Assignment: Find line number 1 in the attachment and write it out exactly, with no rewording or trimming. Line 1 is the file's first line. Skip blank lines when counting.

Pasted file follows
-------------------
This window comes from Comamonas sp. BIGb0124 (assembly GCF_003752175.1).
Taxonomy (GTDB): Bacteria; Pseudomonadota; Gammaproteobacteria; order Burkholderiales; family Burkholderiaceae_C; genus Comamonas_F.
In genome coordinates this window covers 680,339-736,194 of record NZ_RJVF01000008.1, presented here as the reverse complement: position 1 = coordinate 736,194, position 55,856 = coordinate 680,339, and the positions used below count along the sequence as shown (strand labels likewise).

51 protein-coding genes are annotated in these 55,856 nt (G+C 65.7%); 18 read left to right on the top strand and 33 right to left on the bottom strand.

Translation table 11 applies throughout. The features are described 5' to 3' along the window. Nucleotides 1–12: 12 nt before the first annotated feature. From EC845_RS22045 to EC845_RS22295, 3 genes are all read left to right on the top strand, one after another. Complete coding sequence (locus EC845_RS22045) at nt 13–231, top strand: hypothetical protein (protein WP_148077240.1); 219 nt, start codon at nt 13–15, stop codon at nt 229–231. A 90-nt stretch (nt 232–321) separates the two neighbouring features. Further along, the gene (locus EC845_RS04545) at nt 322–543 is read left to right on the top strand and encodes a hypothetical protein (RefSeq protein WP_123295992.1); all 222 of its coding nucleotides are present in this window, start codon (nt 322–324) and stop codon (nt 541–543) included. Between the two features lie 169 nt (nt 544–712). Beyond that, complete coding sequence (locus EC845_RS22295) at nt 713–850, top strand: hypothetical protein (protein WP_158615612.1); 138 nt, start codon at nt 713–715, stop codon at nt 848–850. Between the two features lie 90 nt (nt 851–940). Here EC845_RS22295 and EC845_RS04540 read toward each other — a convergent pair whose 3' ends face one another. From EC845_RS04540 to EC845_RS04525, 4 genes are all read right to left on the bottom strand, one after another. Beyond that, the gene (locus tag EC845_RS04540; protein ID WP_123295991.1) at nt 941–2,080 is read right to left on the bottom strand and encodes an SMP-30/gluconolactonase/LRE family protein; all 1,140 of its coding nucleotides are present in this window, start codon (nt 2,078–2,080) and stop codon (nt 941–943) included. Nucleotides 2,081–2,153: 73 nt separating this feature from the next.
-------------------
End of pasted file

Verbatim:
This window comes from Comamonas sp. BIGb0124 (assembly GCF_003752175.1).